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Why is zero factorial equal to one?



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This blog entry is actually for my daughter. She’s eight years old and already turning into a math wizard. While other children are struggling with simple multiplication, she’s delving into square roots, negative numbers, factorials, and so on. She’s also been asking her teacher at school when they’re going to start getting problems in base 5 (she can count in different bases < 10 now).

So when we were discussing factorials, she asked why the factorial of zero is one and I, um, stumbled. I was a math whiz in my high school, taking calculus in my jumior year, surrounded by seniors, but I’ve forgotten most of my math and for the life of me, I couldn’t remember the answer to her question. So here it is, after a bit of a refresher.

You probably remember that the factor of an integer, n, is the product of all integers from 1 to n. So we would say that that the factorial of 4, or 4!, is equal to:

$$4! = 4\times3\times2\times1 = 24$$

And for a few other numbers:

$$3! = 3\times2\times1 = 6$$ $$2! = 2\times1 = 2$$ $$1! = 1 = 1$$

But where does that leave the factorial of zero? There doesn’t appear to be any room left to put that equation.

There are two simple ways of answering this. One is intuitive and the other involves simple math.

The Intuitive Solution

Imagine that you have three runners in a race, Alice, Bob, and Charlie. Assuming ties are not allowed, how many ways can you arrange them into first, second, and third place? Mathematically, we’d ask “given a set of n elements, how many different ways can you order them?” That’s what’s called a “permutation.”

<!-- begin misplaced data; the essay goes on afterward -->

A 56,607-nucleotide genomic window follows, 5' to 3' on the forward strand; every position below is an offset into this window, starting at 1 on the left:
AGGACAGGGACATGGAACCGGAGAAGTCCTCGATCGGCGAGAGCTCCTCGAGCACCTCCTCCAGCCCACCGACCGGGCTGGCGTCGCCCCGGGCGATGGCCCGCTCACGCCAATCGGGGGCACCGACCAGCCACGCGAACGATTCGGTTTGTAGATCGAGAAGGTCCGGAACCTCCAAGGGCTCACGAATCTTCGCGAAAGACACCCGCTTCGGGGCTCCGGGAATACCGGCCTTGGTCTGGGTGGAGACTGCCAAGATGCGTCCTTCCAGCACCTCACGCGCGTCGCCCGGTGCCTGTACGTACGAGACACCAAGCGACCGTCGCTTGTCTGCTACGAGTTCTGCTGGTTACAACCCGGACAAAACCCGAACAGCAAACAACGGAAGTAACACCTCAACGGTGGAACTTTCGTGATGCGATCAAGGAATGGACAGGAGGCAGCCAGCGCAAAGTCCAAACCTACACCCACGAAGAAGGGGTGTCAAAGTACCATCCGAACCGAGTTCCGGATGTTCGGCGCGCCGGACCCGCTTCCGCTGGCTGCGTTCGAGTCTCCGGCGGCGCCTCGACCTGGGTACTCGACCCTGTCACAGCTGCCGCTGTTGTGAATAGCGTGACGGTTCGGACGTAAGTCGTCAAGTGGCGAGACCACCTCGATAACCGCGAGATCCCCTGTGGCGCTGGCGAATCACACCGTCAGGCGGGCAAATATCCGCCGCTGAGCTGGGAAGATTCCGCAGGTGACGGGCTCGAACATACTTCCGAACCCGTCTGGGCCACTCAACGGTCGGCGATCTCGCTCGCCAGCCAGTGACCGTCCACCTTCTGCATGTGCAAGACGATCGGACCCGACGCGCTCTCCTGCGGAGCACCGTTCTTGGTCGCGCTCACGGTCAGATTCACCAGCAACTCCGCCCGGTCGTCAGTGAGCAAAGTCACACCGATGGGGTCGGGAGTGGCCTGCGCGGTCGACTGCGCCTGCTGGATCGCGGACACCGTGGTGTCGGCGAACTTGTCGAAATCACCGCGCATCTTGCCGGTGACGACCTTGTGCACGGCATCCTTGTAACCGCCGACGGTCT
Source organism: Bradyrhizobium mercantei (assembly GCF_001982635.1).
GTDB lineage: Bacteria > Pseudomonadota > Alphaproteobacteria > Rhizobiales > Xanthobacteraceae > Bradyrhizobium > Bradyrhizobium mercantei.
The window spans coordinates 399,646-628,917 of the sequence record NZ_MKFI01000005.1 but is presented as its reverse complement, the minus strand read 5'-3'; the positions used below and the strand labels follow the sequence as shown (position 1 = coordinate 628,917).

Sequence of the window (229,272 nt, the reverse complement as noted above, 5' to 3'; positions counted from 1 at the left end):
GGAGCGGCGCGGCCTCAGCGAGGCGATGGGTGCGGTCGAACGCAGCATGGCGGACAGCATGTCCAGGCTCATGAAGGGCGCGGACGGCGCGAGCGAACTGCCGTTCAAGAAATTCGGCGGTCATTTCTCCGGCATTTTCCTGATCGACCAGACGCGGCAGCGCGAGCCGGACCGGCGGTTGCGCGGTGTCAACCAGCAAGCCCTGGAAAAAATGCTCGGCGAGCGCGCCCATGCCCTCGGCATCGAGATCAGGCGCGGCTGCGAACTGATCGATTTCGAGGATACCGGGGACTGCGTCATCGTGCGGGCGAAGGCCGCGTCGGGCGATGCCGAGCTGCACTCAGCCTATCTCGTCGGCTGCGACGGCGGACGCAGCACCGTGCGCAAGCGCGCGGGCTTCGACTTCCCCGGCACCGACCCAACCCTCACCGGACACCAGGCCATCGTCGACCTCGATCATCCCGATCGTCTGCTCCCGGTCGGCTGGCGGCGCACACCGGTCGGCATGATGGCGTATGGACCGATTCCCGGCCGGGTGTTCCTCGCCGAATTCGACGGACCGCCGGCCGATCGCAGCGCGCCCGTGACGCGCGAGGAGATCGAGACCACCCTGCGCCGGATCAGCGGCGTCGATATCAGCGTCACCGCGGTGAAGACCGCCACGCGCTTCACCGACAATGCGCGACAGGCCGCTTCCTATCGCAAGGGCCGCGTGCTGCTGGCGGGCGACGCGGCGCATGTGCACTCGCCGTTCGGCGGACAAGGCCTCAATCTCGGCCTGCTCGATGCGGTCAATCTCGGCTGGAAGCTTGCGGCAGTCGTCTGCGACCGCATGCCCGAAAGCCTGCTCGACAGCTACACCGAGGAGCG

Another way of describing a permutation is “how many ways can you rearrange a set of items?”

Well, let’s work it out the hard way:

  1. Alice, Bob, Charlie
  2. Alice, Charlie, Bob
  3. Bob, Alice, Charlie
  4. Bob, Charlie, Alice
  5. Charlie, Alice, Bob
  6. Charlie, Bob, Alice

So for three participants, there are six different ways we can order them. Not coincidentally, that’s equal to 3! (three factorial). What if it’s only Alice and Bob?

  1. Alice, Bob
  2. Bob, Alice

That’s 2! (two factorial).

If you are really bored, you can work out four participants, but I promise you that it’s equal to 4! (four factorial).

So to figure out the number of ways you can order n elements, you just calculate n! (n factorial).

But what is n? In math, we have the concept of a set. A set is merely an collection of n distinct things. The order of those things doesn’t matter. The set {Alice, Bob, Charlie} is the same as the set {Charlie, Alice, Bob}. So our original question is “how many permutions of a set are there when n = 3?” And the answer is 3! (three factorial).

But it turns out that an important concept in math is the “empty set”, designated as {}. How many permutations does it have? Or to ask another way, “how many ways can we arrange nothing?” 1 and only 1. Thus, 0! = 1.

Do the Math

OK, that sounds like cheating, so let’s look at it another way.

As it turns out, we can say the following:

$$n! = \frac{(n + 1)!}{n + 1}$$

How does that work? Well, let’s use 4! as an example.

$$4! = \frac{(4 + 1)!}{4 + 1}$$ $$4! = \frac{5!}{5}$$ $$4! = \frac{5\times4\times3\times2\times1}{5}$$

And since the fives cancel out:

$$4! = 4\times3\times2\times1$$

And working this out with other numbers:

$$3! = \frac{(3 + 1)!}{3 + 1}$$ $$2! = \frac{(2 + 1)!}{2 + 1}$$ $$1! = \frac{(1 + 1)!}{1 + 1}$$ $$0! = \frac{(0 + 1)!}{0 + 1}$$

Since it’s 0! that we’re interested in, we see it works out to:

$$0! = \frac{1!}{1}$$

Since 1! is 1, we have:

$$0! = \frac{1}{1}$$

And one over one is one. Thus, 0! = 1.

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